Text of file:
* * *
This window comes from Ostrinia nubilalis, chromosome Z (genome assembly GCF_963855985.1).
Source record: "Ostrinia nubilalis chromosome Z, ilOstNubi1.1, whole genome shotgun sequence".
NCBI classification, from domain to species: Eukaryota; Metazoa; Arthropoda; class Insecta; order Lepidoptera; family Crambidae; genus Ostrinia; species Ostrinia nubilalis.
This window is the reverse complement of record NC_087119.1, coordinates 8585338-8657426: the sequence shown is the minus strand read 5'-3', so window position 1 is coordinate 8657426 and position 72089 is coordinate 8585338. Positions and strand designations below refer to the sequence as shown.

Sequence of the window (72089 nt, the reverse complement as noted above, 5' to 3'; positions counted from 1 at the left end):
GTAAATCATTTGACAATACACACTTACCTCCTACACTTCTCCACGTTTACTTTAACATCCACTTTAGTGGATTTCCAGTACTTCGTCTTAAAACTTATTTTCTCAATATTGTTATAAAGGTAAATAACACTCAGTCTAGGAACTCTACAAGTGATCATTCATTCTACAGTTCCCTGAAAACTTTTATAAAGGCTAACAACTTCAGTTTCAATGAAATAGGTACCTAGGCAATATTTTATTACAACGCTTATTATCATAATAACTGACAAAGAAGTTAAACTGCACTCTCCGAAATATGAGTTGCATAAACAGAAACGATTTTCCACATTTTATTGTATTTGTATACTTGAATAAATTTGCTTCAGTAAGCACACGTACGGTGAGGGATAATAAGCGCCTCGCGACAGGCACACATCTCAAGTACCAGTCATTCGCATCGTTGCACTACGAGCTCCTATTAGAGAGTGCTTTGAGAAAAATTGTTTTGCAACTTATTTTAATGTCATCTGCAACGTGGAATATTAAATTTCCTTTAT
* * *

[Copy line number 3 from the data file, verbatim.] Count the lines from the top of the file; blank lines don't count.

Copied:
NCBI classification, from domain to species: Eukaryota; Metazoa; Arthropoda; class Insecta; order Lepidoptera; family Crambidae; genus Ostrinia; species Ostrinia nubilalis.